Seattle Author: Winning the Literary 'Lottery'
Fairy tales don't really happen in real life for authors. Getting your book published after years and sometimes decades of working on it is definitely a dream-come-true, but it pales in comparison to what happened to author and screen play writer Royce Buckingham. He worked for over a decade on his short story, turned screenplay, turned novel, Demonkeeper, and after years of winning awards for it, starting movie work and then getting shut down, the story was bought for a novel by Penguin, and a movie for Fox back-to-back and in less than a month's time!
|Photo courtesy of Royce Buckingham.|
Demonkeeper was about more than just monsters and fantasy fiction with a little bit of sci-fi. In the bio on his website, Buckingham writes about the green-mohawk kid; "I imagined the chaos of street life as a monster that rose and ate him up while people weren’t paying attention, as it does with so many lost children. I wrote a screenplay from that story. The script evolved into a much more lighthearted and fun tale than that short tale I wrote years earlier, but the message remained—kids need stability, family and a home."
He continued to send the screenplay and short story, Demonkeeper around to producers and to enter competitions. At one point, "I had taken the screenplay to CA, got a producer on it, and it went way along in the process, and then it didn’t sell. I was so disappointed. I knew I needed a new direction, so I sat down and wrote it into a novel," he said.
Short stories remained a part of Buckingham's life throughout the beginning of his career in law, but since "there's no money in short stories", and "screenplays are hard to sell", says Buckingham, "I reached a point when I wasn't doing it enough ... I loved writing screenplays because they were very visual, and when I learned to get that visual element into my novels, I was able to get that joy of picturing things on the page, and then it was more fun," he said.
After years working on and re-working Demonkeeper, Penguin bought the book in December 2005. What had started as a short story in the mid-90s was finally going to be published in a middle-grade fantasy novel. A couple of weeks later, Fox bought Demonkeeper the screenplay to develop for a movie.
"What was it like to suddenly go from giving up writing entirely to seeing your story become a hit? That’s the ‘I won the lottery’ feeling!" Buckingham laughs. "Pick your favorite dream and that’s it ... I’d wake up the next day and wonder if that really happened. It exceeds anything I had thought I would ever get to ... It’s the story that should keep all other writers writing."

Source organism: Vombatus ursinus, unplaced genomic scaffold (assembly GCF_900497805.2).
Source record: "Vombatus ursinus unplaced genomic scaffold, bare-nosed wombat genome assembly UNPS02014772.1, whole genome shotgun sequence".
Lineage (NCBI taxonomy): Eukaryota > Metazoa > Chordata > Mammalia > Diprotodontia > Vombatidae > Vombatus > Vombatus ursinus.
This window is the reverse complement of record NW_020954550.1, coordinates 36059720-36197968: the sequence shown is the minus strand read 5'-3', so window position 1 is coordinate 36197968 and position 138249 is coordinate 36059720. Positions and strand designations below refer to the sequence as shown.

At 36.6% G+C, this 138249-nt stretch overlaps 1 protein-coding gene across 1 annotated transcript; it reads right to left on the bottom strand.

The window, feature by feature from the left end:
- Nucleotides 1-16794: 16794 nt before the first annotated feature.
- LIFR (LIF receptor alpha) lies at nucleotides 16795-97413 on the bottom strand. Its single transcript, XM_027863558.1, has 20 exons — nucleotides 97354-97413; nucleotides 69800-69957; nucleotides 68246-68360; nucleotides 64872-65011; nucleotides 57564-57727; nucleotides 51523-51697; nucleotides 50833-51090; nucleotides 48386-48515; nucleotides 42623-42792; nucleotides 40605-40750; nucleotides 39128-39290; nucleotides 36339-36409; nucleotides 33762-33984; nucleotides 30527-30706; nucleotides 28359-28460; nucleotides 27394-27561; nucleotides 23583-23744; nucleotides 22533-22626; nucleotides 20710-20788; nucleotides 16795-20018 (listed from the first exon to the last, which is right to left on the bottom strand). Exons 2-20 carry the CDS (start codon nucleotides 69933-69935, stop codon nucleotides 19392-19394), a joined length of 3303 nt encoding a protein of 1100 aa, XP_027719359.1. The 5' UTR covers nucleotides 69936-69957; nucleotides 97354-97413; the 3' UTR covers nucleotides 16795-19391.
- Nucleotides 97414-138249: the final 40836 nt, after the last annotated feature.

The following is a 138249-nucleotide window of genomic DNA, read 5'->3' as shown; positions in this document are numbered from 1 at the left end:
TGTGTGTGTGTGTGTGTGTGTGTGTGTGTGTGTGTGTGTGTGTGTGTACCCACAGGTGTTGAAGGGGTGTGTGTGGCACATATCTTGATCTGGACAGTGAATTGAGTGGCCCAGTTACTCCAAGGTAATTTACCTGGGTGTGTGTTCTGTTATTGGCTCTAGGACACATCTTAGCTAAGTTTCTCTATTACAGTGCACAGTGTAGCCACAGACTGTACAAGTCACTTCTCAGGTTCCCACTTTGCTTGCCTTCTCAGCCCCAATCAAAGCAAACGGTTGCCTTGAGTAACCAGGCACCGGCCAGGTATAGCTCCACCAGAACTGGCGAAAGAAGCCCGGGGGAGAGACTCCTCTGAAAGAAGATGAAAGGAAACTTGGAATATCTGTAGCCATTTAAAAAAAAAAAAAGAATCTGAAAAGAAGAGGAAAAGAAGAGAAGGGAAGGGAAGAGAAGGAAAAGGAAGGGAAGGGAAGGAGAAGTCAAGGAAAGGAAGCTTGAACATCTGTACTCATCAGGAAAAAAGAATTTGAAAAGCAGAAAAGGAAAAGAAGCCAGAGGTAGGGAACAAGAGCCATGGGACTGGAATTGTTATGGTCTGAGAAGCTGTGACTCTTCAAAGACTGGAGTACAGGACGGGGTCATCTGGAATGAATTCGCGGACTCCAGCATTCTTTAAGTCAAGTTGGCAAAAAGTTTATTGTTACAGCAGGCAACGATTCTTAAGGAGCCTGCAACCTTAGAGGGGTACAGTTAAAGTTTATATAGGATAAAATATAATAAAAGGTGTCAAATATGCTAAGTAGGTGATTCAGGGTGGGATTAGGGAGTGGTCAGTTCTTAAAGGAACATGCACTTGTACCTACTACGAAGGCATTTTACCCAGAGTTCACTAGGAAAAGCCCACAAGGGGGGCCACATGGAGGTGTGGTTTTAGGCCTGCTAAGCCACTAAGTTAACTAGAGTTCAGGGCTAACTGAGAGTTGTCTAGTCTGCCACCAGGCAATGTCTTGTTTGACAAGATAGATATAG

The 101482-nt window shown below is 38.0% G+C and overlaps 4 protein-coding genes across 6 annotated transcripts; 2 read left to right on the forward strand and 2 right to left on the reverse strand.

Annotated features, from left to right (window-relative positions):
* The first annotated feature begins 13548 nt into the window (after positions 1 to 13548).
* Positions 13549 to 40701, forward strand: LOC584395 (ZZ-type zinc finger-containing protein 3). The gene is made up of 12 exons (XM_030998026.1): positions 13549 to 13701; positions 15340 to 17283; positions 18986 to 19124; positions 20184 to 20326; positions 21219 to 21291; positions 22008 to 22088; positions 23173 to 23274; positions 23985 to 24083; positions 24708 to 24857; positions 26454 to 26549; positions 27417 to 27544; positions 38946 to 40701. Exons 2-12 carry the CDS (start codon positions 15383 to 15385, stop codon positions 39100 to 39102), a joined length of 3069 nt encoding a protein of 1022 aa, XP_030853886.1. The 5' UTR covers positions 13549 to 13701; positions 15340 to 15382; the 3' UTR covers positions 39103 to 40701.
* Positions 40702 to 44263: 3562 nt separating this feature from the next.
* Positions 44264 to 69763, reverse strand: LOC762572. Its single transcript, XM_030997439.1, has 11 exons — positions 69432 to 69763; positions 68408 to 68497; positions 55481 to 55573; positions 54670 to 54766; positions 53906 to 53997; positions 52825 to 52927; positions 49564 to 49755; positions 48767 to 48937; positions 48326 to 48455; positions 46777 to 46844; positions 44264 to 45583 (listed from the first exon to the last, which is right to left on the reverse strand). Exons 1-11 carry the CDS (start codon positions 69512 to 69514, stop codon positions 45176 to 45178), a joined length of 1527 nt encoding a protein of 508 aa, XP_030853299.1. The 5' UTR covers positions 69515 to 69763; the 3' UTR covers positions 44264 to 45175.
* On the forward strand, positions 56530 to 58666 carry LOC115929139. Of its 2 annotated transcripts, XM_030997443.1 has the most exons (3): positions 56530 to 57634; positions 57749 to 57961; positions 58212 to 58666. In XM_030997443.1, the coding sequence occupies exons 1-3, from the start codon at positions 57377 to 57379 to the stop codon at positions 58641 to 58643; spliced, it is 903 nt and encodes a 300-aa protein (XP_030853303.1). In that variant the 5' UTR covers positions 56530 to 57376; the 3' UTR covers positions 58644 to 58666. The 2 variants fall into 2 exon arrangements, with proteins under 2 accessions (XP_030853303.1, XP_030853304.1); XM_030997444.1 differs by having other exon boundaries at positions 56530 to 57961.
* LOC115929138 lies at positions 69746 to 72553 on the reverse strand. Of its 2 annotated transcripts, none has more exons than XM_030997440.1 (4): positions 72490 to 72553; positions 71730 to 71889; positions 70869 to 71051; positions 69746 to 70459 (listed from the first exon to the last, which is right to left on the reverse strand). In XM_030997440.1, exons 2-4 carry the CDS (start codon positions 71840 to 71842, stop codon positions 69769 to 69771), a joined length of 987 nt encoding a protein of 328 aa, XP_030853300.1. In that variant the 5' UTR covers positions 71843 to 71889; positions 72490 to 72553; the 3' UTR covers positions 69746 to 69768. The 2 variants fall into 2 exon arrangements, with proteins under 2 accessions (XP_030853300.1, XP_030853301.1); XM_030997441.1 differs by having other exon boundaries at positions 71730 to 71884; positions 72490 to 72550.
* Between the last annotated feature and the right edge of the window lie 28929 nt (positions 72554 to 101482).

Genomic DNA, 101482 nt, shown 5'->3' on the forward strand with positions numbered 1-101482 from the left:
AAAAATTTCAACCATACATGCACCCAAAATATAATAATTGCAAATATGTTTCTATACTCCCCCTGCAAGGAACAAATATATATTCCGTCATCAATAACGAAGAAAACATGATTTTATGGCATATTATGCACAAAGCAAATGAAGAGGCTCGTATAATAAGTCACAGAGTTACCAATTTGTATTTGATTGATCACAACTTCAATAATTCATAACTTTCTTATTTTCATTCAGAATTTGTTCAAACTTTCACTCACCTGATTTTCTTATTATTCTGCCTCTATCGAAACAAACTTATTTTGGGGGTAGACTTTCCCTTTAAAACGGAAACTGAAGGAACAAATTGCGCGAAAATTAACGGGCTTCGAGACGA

Buckingham references Malcolm Gladwell, author of The Tipping Point, who says that if you want to be a professional at something, you need to work on it for at least seven years. "Who can expect to go out and start writing, and immediately be an expert? You’re not a professional right off the bat. You’re competing with celebrities and professionals. The bulk of people that get there have been doing it, and doing it hard," Buckingham said.
's success was hardly the end of Buckingham's career in law - he's still working hard at that, although he recently reduced his hours so that he could spend more time writing. "Follow your dream, but pay your rent. I want to keep taking my shots, but I also need the security of my day job to support my family and do what's right for them," he says. Buckingham's dream is still in the works; he's had two more books published since his big break with Demonkeeper in 2007. Goblins was published in 2008, and The Dead Boys was published last year. The latter was already nominated for a Cybils Award for 2010 Fantasy and Science Fiction for the middle-grade (see the book on the finalists' list here).
According to Royce Buckingham, "The biggest thing you learn is not to chase bad ideas. You only have so many books in you," he says. "Before I sit down to write, I walk around for six months talking about it. It’s really easy when I go to schools and tell the kids about it, and their reaction tells me if it’s a book. You only have so much time, so work on the ideas that are good."
After years of trying, with competitions won and some progress on his work, but nothing so big as publishing until that 'lottery-winning' time in 2005, Buckingham has quite the experience with 'try, try again'. He suggests that writers in those almost-but-not-quite published-shoes "Enter competitions to get a measure of where you’re at, if you do well, you just need to get your work out there more. If you’re not getting good feedback at competitions, get it from a writing group, go to classes," he advises. "You can work a long time by yourself and not know what you’re doing wrong. Competitions tell you how good your work is. Writing groups are really a substitute for paying tuition to a writing teacher. Get in a group with mature people who can take criticism, and give it without getting upset."
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